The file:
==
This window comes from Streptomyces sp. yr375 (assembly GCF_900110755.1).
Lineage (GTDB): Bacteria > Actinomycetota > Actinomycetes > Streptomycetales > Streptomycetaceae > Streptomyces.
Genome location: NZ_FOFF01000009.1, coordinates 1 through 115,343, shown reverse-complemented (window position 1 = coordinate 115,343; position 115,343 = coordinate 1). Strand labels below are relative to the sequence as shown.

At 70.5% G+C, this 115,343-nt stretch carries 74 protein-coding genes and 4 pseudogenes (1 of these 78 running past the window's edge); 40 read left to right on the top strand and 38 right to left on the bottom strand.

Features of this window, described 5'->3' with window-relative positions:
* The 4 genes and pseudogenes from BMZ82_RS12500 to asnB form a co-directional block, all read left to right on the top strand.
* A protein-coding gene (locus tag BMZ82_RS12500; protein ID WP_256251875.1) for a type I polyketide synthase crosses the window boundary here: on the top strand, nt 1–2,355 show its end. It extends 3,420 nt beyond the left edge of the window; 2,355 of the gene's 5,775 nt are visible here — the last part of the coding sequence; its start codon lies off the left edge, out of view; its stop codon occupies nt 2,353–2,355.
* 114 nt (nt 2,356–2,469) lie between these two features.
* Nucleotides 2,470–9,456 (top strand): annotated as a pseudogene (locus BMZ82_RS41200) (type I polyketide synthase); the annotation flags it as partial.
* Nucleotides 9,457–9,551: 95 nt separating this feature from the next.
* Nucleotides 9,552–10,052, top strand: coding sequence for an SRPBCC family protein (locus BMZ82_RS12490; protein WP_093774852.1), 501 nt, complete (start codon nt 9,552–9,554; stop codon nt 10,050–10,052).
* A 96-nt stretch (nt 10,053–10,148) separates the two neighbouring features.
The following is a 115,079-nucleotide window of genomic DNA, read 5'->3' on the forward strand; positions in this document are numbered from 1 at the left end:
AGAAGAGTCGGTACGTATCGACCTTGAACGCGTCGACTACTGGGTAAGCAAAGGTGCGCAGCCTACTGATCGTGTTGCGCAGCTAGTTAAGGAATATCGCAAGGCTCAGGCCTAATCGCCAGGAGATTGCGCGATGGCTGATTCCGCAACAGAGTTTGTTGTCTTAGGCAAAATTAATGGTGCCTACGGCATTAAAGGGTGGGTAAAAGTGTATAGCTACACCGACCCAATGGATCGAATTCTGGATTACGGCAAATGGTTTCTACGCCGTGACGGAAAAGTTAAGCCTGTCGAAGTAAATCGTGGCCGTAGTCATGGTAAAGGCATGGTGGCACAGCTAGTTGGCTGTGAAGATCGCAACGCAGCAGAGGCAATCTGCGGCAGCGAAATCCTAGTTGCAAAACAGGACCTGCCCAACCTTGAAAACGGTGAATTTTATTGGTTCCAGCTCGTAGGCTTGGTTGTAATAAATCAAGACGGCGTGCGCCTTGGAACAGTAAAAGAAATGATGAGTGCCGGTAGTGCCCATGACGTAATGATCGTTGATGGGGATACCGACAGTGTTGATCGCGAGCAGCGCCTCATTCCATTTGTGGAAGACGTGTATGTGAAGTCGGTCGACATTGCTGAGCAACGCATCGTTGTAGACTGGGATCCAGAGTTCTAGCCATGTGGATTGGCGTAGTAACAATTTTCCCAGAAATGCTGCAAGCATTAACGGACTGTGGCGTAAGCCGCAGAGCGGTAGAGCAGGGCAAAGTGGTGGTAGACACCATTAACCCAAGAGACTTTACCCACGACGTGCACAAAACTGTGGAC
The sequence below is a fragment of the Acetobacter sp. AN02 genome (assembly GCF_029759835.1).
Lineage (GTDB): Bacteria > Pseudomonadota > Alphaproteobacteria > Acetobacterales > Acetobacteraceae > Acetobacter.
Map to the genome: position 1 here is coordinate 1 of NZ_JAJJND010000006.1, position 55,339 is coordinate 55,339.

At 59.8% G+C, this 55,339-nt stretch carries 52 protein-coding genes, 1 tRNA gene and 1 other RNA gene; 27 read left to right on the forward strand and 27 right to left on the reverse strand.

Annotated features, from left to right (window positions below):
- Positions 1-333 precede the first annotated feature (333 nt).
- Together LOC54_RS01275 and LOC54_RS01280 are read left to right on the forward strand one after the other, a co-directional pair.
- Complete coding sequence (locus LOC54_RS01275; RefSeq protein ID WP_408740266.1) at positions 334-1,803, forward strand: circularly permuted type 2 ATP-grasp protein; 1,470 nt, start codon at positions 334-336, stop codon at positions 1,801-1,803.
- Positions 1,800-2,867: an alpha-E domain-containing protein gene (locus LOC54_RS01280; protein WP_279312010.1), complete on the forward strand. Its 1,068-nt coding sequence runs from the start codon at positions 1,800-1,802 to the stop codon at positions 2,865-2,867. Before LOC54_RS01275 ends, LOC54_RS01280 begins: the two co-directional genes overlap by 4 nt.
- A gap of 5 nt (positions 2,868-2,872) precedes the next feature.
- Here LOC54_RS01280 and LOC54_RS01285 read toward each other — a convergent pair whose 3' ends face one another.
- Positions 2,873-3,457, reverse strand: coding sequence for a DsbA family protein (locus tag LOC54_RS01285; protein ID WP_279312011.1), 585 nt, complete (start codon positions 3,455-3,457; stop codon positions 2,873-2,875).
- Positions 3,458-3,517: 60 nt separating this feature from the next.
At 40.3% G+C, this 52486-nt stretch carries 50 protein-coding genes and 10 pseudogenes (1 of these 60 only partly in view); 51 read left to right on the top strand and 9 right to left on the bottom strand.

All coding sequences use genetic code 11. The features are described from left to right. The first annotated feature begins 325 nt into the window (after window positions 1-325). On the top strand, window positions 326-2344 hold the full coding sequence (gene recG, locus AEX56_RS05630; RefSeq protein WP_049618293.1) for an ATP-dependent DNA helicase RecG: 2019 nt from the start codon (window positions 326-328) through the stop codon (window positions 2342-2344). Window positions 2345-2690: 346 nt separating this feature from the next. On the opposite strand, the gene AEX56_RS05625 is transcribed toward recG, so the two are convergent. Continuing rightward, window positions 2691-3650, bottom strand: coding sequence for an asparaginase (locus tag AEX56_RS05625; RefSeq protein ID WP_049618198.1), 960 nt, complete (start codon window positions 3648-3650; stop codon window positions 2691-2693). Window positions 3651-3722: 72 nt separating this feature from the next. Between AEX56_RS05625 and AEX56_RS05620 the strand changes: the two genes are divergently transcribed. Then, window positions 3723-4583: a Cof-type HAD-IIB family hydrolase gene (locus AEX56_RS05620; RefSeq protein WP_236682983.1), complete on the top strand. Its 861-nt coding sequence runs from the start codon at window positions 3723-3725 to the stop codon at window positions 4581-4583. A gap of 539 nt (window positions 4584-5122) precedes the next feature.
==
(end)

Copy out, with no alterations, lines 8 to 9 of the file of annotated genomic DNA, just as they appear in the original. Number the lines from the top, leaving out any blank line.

* 114 nt (nt 2,356–2,469) lie between these two features.
* Nucleotides 2,470–9,456 (top strand): annotated as a pseudogene (locus BMZ82_RS41200) (type I polyketide synthase); the annotation flags it as partial.